Other Sudanese monarchs had undertaken the pious journey in previous centuries, but the very scale and opulence of Musa's caravan made an impact on Cairo and Mecca which was remembered for years. Think of Mansa Musa v. Four of the amirs stand behind him to drive off flies, with ornaments of silver in their hands. Muslim countries at this time normally excluded females from formal schooling. Africans traded gold, ivory, hides, and slaves for Arab and Berber salt, cloth, paper, and horses. Timbuktu soon became a center of trade, culture, and Islam; markets brought in merchants from , Egypt, and other African kingdoms, a university was founded in the city as well as in the Malian cities of and , and Islam was spread through the markets and university, making Timbuktu a new area for Islamic scholarship.
Many Arab and Berber traders gradually settled in these towns as merchants. According to an account by , Mansa Musa was alive when the city of in Algeria was conquered in 1337, as he sent a representative to Algeria to congratulate the conquerors on their victory. He mentions eating camel meat along the way, and trading glass beads and salt for millet, rice, milk, chickens, fish, melons and pumpkins, and other local foods. He headed for Iraq, Western Persia, then Yemen and the Swahili coast of East Africa. Ibn Battuta complained about being given millet porridge with a little honey and yogurt by a host.
Not until 1353 did he make his final voyage, this time by camel caravan across the Sahara desert to the empire of Mali. The Adventures of Ibn Battuta: A Muslim Traveler of the 14th Century. This is the only time recorded in history that one man directly controlled the price of gold in the. Since this map was made in 1375, it did not exist yet when Ibn Battuta went to Mali. By the mid-sixteenth century, Mali was no longer an important political, economic, or cultural center in West Africa. Mali also supplied other trade items - ivory, ostrich feathers, kola nuts, hides, and slaves. Although these rulers did a lot of things similarly, there were a few differences in how they ruled and accomplished tasks.
He spread the influence of Islam, and as a faithful Muslim, he made a pilgrimage to Mecca. In 1325, the year after Marco Polo's death, another young traveler, Ibn Battuta, embarked on a tour of Asia and Africa that lasted nearly 30 years. He lavishly praised the good character and generosity of the local rulers he encountered and was very pleased with the abundance of food and the fertility of Gao. But the real source of Mali's success was its flourishing commerce with Muslim merchants and caravan traders. One of his traveling companions died from the same food! Ibn Battuta similarities Mansa Musa Traveled to Mecca by foot. The water was salty, too, and food had to be brought from the outside. Rihla is one of four forms of travel encouraged by Islam, the best known of which is Hajj, the pilgrimage to Mecca and Medina.
The effect of this sudden glut of gold on Egypt was an inflation still observable 12 years later when al-Umari visited Cairo and recorded much of what we now know about Musa and Mali. In his early like he made his pilgramage to Mecca. After this point he is fairly well covered in the tarikhs Moslem chronicles of North Africa and the western Sudan, which tell of his reign as a golden age. However, Mansa Musa had to face his own test of humility because it was required, when greeting the sultan, to kiss the ground. As a leader, he had a lot of power. The value of gold in Egypt decreased as much as 25 percent. The Empire of Mali took over this area in the early 1200s and soon adopted Islam as its official religion.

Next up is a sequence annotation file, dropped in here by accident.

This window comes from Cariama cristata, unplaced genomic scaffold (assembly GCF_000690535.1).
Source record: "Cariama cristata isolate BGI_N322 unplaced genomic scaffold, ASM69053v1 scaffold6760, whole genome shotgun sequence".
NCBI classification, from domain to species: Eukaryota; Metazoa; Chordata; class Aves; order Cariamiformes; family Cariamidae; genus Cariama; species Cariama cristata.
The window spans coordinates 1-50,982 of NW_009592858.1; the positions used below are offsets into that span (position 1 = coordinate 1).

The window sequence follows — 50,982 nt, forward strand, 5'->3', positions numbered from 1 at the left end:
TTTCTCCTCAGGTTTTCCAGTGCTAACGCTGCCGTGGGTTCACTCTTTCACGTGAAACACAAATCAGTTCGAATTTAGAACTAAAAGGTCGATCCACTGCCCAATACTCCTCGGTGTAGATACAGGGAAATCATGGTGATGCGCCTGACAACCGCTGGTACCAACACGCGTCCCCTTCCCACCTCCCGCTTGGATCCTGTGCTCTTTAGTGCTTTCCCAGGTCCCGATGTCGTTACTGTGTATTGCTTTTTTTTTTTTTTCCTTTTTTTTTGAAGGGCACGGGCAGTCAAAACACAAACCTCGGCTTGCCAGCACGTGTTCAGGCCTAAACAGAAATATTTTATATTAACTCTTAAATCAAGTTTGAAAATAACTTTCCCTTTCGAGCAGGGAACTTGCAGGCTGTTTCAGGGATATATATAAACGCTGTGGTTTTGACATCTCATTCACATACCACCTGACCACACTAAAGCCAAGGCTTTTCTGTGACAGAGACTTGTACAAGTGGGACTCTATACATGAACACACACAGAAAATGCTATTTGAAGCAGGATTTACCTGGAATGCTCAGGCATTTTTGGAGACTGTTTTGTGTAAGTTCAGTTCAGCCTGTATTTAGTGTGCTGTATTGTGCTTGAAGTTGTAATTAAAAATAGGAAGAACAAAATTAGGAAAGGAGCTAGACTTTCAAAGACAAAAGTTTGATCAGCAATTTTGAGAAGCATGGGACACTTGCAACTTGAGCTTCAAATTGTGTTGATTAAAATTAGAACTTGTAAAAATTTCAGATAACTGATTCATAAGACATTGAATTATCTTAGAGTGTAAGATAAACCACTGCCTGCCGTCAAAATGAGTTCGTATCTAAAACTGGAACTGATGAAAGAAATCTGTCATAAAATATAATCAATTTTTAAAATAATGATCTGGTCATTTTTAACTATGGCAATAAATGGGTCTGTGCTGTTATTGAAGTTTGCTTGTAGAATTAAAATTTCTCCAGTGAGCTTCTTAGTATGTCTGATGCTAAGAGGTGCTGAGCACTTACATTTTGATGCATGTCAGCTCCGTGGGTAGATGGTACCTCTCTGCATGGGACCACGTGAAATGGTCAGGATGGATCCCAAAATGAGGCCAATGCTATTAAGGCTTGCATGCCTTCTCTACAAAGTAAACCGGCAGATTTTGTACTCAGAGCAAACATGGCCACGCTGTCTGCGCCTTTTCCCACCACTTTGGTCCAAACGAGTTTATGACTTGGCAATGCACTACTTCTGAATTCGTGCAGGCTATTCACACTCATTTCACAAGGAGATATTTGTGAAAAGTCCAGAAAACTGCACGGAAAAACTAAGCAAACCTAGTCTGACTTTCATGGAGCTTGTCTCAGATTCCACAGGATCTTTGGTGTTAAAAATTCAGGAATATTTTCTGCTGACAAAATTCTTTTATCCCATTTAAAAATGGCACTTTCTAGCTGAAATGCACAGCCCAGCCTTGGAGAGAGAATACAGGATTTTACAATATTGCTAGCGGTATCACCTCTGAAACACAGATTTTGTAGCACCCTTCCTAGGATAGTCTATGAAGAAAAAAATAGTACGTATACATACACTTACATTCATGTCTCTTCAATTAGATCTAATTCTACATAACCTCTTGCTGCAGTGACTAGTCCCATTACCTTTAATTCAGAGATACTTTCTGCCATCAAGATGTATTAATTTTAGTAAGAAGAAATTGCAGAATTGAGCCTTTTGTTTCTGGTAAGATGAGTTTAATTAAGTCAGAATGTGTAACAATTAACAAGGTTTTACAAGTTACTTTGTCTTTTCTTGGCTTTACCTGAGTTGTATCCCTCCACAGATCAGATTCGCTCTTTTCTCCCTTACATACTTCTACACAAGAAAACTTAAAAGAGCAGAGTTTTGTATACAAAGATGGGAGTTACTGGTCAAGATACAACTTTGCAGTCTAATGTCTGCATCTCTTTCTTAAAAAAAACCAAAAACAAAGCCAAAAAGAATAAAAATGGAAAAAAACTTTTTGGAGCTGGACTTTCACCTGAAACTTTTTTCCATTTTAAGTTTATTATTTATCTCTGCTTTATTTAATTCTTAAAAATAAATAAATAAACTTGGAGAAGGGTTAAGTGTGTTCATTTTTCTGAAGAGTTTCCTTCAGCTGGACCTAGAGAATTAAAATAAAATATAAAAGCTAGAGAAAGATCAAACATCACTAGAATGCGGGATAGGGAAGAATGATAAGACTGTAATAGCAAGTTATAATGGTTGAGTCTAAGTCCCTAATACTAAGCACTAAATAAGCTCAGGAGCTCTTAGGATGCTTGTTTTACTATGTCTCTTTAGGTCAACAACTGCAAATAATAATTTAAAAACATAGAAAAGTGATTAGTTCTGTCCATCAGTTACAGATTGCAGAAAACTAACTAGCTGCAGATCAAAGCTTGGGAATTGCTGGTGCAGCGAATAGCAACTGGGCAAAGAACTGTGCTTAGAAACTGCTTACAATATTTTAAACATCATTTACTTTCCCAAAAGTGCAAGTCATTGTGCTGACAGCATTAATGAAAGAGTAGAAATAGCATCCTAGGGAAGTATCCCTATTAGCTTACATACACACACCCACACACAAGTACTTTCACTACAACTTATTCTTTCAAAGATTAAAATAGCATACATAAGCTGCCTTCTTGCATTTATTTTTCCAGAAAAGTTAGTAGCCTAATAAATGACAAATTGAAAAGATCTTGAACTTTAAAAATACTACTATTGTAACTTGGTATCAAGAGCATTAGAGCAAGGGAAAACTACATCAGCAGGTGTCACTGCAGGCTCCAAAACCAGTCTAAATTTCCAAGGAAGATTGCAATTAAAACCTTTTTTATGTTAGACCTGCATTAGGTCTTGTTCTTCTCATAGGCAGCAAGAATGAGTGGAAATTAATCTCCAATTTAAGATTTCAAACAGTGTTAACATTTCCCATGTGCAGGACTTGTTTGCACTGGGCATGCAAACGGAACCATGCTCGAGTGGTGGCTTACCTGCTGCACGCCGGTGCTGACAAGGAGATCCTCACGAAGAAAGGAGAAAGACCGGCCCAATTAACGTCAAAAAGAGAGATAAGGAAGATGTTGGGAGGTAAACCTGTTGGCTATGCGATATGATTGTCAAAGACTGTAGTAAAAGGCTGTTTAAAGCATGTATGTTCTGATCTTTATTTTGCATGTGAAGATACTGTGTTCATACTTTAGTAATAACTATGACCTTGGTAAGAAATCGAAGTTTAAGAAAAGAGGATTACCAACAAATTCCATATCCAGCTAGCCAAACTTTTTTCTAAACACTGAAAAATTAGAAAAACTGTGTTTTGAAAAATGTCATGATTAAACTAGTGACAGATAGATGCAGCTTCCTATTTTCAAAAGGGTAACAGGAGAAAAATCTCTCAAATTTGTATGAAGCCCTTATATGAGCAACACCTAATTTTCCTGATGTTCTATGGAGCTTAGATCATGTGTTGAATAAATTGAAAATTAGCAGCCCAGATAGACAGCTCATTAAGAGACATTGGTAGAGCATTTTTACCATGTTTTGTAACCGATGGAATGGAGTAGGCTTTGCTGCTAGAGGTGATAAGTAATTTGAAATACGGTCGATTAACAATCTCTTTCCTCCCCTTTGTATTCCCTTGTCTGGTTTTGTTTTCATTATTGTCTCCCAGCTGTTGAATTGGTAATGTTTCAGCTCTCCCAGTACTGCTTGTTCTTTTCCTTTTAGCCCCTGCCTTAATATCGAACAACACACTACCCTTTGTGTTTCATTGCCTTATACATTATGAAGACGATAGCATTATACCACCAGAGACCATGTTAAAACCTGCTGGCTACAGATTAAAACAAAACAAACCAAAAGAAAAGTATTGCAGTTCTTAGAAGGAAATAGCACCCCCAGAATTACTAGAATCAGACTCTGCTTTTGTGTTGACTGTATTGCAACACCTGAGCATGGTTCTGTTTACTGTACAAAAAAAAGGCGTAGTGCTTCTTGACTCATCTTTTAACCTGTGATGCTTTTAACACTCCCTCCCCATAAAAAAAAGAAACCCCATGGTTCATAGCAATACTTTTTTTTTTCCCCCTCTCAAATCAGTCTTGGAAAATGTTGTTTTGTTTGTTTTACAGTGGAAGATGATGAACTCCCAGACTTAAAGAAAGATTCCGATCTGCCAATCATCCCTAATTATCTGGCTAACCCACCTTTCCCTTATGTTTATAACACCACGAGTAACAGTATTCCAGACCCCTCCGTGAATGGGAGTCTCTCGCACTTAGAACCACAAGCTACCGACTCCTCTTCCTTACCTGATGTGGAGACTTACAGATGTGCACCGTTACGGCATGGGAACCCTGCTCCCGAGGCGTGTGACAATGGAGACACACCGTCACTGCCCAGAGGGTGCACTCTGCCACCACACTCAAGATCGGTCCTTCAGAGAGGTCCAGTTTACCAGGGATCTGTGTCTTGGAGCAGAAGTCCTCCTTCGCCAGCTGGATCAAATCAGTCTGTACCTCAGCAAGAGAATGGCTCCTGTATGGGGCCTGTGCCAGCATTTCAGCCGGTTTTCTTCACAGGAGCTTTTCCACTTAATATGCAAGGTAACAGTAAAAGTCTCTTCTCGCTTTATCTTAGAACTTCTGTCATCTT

For example, he expected the sexes to be separated in an Islamic society. The empire became known for its wealth and powerful leaders such as Mansa Musa I. The royal caravan of the mansa sultan or king included thousands of attendants and slaves along with 100 camels loaded with bags of gold. By 1300, the Muslims had expelled the last of the Christian crusaders from the Holy Land. Landing in this blisteringly hot Malian town in the southwestern corner of the Sahara feels a little like arriving at the end of the earth. Ibn battuta was a 14th century Muslim traveler who covered about 75000 miles.
Bovill, The Golden Trade of the Moors 1958; rev. Mansa Musa is remembered for his extravagant Hajj pilgrimage to Mecca , which he performed in 1324. Here workers loaded great slabs of salt which was in great demand in Mali. The original version is housed at the , but this image is a clip from a website that hosts very high-definition images of the map panels. Mansa Musa had built mosques and minarets and established Friday prayer-days in Mali. Internal commerce and agriculture flourished, and the order and prosperity found in Mali in 1352-1353 by the famous Arab traveler Ibn Battuta were largely attributable to Musa's enlightened leadership earlier in the century. Taghaza was a desolate place.
There came forth from the gate of the palace about 300 slaves, some carrying in their hands bows and others having in their hands short lances and shields. The qadi had to be a scholar of the law and above suspicion of ever accepting bribes. He was accused of lying by some contemporaries, though the veracity of those claims is widely disputed. When Ibn Battuta came to Timbuktu in 1353, it was becoming the major center of Islamic learning in black Africa. Who set up the kingdom of Mali? From vast reaches of Islamic empire to Mecca. Instead, its fame rested on its reputation as a city of scholars. Musa's son and successor, Mansa Magha Keita, was also appointed deputy during Musa's pilgrimage.
Ibn Battuta viewed this as an insult to Islam. Zimbabwe culture was very diverse. In the cities of Cairo, Medina, and Mecca, the sudden influx of gold devalued the metal for the next decade. Growth of cities due to increased trade 60. London: Oriental Translation Committee, 1829.